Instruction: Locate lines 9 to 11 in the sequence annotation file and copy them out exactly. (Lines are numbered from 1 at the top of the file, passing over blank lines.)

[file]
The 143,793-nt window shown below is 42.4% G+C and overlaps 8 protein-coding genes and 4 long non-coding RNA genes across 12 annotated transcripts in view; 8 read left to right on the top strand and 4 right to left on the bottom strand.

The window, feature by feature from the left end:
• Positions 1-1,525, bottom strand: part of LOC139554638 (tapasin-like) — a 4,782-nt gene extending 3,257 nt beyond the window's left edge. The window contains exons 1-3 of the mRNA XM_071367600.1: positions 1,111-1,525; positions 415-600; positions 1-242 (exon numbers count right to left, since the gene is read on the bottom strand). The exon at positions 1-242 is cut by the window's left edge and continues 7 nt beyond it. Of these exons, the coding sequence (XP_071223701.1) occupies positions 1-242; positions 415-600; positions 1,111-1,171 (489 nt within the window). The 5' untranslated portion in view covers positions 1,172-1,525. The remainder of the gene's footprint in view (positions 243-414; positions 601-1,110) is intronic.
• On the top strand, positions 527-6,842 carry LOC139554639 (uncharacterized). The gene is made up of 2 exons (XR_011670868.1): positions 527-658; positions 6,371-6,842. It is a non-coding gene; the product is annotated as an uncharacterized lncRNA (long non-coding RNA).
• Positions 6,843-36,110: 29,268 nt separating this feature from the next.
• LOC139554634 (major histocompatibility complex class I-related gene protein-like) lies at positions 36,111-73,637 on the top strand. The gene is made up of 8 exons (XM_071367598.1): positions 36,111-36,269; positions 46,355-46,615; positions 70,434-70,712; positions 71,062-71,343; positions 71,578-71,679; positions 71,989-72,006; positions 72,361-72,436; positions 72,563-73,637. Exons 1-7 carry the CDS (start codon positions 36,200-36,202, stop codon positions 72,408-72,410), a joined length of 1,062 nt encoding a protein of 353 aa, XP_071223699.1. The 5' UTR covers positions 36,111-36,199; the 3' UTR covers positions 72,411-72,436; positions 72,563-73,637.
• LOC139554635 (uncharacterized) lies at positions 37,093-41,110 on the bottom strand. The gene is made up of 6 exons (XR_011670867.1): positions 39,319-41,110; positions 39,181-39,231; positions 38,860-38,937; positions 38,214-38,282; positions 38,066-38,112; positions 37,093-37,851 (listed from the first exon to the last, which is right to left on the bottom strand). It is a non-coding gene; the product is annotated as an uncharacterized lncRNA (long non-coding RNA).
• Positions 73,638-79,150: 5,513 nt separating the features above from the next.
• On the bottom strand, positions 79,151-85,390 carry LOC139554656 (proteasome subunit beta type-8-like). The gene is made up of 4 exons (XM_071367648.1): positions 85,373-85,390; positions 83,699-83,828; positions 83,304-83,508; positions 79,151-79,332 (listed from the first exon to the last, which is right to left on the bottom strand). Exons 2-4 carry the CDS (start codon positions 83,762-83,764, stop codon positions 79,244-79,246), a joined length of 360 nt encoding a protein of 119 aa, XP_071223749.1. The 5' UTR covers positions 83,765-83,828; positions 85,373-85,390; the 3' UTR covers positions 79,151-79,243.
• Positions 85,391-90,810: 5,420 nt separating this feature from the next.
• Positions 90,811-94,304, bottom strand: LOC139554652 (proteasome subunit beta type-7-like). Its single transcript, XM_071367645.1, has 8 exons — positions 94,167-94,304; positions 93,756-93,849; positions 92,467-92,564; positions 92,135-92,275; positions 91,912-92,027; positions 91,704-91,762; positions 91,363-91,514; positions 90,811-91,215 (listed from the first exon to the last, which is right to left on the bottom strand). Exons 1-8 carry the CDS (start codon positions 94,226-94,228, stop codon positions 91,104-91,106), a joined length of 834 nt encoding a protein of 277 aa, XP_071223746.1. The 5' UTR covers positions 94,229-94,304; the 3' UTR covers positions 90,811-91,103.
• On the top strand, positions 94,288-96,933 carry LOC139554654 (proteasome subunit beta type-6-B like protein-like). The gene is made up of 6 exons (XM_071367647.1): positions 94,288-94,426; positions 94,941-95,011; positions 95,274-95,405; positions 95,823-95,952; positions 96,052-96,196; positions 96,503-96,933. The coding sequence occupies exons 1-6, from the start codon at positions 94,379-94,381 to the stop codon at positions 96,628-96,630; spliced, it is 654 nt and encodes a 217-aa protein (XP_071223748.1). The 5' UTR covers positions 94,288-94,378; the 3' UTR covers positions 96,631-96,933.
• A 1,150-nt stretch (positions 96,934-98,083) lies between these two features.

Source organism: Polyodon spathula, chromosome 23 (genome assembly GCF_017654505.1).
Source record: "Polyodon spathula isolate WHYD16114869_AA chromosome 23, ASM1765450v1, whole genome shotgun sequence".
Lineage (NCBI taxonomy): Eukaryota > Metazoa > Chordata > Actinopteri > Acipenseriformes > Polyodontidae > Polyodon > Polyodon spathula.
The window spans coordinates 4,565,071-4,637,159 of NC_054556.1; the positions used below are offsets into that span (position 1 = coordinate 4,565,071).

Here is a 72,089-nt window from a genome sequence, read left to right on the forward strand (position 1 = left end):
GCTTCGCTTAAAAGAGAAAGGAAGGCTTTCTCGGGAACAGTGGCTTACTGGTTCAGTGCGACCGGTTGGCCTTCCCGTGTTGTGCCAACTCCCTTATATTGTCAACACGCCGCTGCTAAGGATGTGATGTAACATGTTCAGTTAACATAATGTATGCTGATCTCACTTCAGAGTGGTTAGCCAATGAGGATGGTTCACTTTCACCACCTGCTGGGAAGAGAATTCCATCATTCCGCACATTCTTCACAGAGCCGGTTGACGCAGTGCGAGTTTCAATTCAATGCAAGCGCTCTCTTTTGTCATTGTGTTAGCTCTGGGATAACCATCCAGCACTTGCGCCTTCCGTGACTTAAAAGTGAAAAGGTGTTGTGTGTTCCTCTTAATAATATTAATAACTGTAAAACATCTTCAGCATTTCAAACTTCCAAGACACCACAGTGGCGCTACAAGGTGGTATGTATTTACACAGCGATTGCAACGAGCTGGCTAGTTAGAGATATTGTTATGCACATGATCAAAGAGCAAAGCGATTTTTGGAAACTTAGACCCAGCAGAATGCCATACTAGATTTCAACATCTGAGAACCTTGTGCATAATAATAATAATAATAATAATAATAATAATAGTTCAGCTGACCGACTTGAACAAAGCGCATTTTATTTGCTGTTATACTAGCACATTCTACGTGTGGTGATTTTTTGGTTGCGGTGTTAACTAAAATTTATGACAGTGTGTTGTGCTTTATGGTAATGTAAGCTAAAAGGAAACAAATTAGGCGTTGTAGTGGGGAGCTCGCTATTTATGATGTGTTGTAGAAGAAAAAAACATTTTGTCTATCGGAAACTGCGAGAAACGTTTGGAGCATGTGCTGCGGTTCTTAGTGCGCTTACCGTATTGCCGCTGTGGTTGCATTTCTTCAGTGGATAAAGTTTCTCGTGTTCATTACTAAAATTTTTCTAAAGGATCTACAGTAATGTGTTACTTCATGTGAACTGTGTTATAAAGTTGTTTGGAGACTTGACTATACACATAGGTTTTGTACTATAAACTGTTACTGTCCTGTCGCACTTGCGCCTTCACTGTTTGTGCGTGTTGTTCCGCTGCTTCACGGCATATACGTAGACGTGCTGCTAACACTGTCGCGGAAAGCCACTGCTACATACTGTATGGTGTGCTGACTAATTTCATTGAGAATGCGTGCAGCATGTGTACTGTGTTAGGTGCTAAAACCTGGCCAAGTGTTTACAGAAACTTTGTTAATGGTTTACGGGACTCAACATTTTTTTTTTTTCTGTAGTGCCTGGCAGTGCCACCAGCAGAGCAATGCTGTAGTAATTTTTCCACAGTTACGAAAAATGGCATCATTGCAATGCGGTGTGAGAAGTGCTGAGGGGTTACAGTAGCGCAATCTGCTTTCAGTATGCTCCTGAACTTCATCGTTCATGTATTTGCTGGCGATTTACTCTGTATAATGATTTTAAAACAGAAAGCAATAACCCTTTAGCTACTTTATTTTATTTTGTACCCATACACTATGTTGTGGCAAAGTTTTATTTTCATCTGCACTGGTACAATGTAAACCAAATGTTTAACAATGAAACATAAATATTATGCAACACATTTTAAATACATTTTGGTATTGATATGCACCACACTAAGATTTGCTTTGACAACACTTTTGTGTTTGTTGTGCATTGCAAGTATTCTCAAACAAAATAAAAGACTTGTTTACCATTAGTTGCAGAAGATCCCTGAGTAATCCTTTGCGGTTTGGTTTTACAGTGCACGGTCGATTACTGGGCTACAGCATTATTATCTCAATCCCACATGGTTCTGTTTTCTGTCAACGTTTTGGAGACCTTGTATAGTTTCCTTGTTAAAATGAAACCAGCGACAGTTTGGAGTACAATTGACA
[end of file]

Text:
• On the bottom strand, positions 79,151-85,390 carry LOC139554656 (proteasome subunit beta type-8-like). The gene is made up of 4 exons (XM_071367648.1): positions 85,373-85,390; positions 83,699-83,828; positions 83,304-83,508; positions 79,151-79,332 (listed from the first exon to the last, which is right to left on the bottom strand). Exons 2-4 carry the CDS (start codon positions 83,762-83,764, stop codon positions 79,244-79,246), a joined length of 360 nt encoding a protein of 119 aa, XP_071223749.1. The 5' UTR covers positions 83,765-83,828; positions 85,373-85,390; the 3' UTR covers positions 79,151-79,243.
• Positions 85,391-90,810: 5,420 nt separating this feature from the next.
• Positions 90,811-94,304, bottom strand: LOC139554652 (proteasome subunit beta type-7-like). Its single transcript, XM_071367645.1, has 8 exons — positions 94,167-94,304; positions 93,756-93,849; positions 92,467-92,564; positions 92,135-92,275; positions 91,912-92,027; positions 91,704-91,762; positions 91,363-91,514; positions 90,811-91,215 (listed from the first exon to the last, which is right to left on the bottom strand). Exons 1-8 carry the CDS (start codon positions 94,226-94,228, stop codon positions 91,104-91,106), a joined length of 834 nt encoding a protein of 277 aa, XP_071223746.1. The 5' UTR covers positions 94,229-94,304; the 3' UTR covers positions 90,811-91,103.